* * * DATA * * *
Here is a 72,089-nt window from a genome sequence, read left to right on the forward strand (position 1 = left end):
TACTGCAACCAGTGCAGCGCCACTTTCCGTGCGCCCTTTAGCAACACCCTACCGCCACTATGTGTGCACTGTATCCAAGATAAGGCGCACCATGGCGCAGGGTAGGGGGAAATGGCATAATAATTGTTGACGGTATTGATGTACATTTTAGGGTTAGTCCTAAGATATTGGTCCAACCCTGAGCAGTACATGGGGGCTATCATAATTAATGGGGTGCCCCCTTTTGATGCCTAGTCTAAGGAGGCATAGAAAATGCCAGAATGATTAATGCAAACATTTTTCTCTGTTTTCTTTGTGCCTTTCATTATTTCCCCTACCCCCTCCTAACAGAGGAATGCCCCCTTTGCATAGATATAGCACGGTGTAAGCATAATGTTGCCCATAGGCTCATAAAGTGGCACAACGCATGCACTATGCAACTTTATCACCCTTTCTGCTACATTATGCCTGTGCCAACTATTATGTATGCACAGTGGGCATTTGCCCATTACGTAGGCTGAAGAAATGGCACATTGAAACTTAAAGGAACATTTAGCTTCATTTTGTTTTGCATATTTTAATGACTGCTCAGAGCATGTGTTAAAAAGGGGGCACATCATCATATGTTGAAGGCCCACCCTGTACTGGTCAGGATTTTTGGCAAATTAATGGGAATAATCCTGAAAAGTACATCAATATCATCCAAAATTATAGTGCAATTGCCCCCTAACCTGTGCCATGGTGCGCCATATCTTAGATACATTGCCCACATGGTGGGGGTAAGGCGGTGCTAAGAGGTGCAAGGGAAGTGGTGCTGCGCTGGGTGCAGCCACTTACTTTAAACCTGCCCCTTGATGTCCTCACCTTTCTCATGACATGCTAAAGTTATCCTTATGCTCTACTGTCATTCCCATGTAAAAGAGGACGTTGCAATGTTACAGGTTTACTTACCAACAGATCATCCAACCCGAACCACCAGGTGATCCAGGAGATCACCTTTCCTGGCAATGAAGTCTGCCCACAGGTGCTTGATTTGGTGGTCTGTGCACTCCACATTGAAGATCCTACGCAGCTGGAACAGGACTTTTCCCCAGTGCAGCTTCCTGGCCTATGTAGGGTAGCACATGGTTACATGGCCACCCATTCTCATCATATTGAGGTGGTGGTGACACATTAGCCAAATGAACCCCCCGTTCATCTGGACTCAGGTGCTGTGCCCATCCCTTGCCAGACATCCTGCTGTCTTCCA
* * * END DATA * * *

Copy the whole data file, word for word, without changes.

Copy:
Here is a 72,089-nt window from a genome sequence, read left to right on the forward strand (position 1 = left end):
TACTGCAACCAGTGCAGCGCCACTTTCCGTGCGCCCTTTAGCAACACCCTACCGCCACTATGTGTGCACTGTATCCAAGATAAGGCGCACCATGGCGCAGGGTAGGGGGAAATGGCATAATAATTGTTGACGGTATTGATGTACATTTTAGGGTTAGTCCTAAGATATTGGTCCAACCCTGAGCAGTACATGGGGGCTATCATAATTAATGGGGTGCCCCCTTTTGATGCCTAGTCTAAGGAGGCATAGAAAATGCCAGAATGATTAATGCAAACATTTTTCTCTGTTTTCTTTGTGCCTTTCATTATTTCCCCTACCCCCTCCTAACAGAGGAATGCCCCCTTTGCATAGATATAGCACGGTGTAAGCATAATGTTGCCCATAGGCTCATAAAGTGGCACAACGCATGCACTATGCAACTTTATCACCCTTTCTGCTACATTATGCCTGTGCCAACTATTATGTATGCACAGTGGGCATTTGCCCATTACGTAGGCTGAAGAAATGGCACATTGAAACTTAAAGGAACATTTAGCTTCATTTTGTTTTGCATATTTTAATGACTGCTCAGAGCATGTGTTAAAAAGGGGGCACATCATCATATGTTGAAGGCCCACCCTGTACTGGTCAGGATTTTTGGCAAATTAATGGGAATAATCCTGAAAAGTACATCAATATCATCCAAAATTATAGTGCAATTGCCCCCTAACCTGTGCCATGGTGCGCCATATCTTAGATACATTGCCCACATGGTGGGGGTAAGGCGGTGCTAAGAGGTGCAAGGGAAGTGGTGCTGCGCTGGGTGCAGCCACTTACTTTAAACCTGCCCCTTGATGTCCTCACCTTTCTCATGACATGCTAAAGTTATCCTTATGCTCTACTGTCATTCCCATGTAAAAGAGGACGTTGCAATGTTACAGGTTTACTTACCAACAGATCATCCAACCCGAACCACCAGGTGATCCAGGAGATCACCTTTCCTGGCAATGAAGTCTGCCCACAGGTGCTTGATTTGGTGGTCTGTGCACTCCACATTGAAGATCCTACGCAGCTGGAACAGGACTTTTCCCCAGTGCAGCTTCCTGGCCTATGTAGGGTAGCACATGGTTACATGGCCACCCATTCTCATCATATTGAGGTGGTGGTGACACATTAGCCAAATGAACCCCCCGTTCATCTGGACTCAGGTGCTGTGCCCATCCCTTGCCAGACATCCTGCTGTCTTCCA